Would you attach a label to your political view – say, libertarian?
Nah, libertarian seems like it gets into anarchist territory. No rules, total personal survival. They want, as far as I understand it – and I'm no expert – almost no government. Self-sufficiency. I think regulation has a totally valid place and there should be regulations for a whole lot of things for consumer protection.
A lot of government policies are quite sensible. They give you a platform to build on top of. So I'm not at all suggesting they should be torn down. If you look at, you know, public schooling and public health care, public welfare, those are necessary common goods. And that can only happen by lots of people paying tax and a small group of people saying, "Hey, I'm going to take a piece of that tax revenue and put it towards this benefit for everybody."
I don't understand the world of, "I just work for myself and everybody else works for themselves." It's almost like believing you don't need insurance.
I'm fascinated by the politics of the tech industry. In the US, most people in the industry would support the Democratic Party. That's why billionaire venture capitalist and early Facebook backer Peter Thiel revealing himself to be a Trump supporter was such a shock. Although there do seem to be more techno-libertarians emerging over there now.
I don't think there's any point in choosing a political side and sticking with it. That's part of the problem. If anything I'm a swing voter, and I think more people should be swing voters. Sometimes you agree with parts and disagree with parts. [But] it's probably not a very good way to be if you want to become a politician. I look at some of the politicians, and I'm very disappointed in their inability to be able to speak their minds. Having known a lot of them personally, I'm like, "You really think that?" And they say, "No, I think the opposite, but the party position is this." On both sides. I find that a hard concept.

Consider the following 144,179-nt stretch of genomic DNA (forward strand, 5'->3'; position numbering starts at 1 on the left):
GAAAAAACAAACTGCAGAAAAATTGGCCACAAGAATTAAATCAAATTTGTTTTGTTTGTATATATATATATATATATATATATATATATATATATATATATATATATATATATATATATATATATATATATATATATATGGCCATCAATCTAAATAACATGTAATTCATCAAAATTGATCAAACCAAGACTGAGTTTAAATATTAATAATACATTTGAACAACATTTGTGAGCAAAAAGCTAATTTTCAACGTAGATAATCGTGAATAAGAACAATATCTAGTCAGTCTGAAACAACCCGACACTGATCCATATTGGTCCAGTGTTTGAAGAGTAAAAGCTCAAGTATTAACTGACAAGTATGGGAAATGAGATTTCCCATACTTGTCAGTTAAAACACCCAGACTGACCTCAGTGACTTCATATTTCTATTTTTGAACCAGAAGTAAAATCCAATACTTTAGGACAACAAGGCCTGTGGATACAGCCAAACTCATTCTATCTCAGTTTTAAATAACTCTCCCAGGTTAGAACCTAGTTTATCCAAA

Is it hypocritical for you and Scott to be weighing in on all these policy issues when Atlassian doesn't pay company tax in Australia?
It's pretty simple. It's the job of any citizen to say when they understand things aren't going the way they think that they should. We certainly have some viewpoints on things like immigration and energy that I believe aren't going in the right direction as a democracy, in our country. And I'm happy to say and share my views when I think that, and debate other people who think differently.
What do you make of Elon Musk squabbling with the media? [Musk recently attacked journalists who criticised Tesla, and said he was planning to set up a crowd-sourced site to rank journalists and media outlets based on trustworthiness, called Pravda.]
He's trying to do an incredibly hard thing [Tesla is trying to mass-produce electric cars. Musk's other main company, SpaceX, is developing reusable rockets for space travel]. And yeah, he probably needs as many supporters as he can in each of these businesses. I can sympathise with trying to be very careful about not being stretched too thin, because it's not a healthy place to be. He's an incredibly talented individual. They are a big customer [of Atlassian] and they have been really, really good to us, and it's kind of cool to know that we're a part of almost everything they build, in some small way.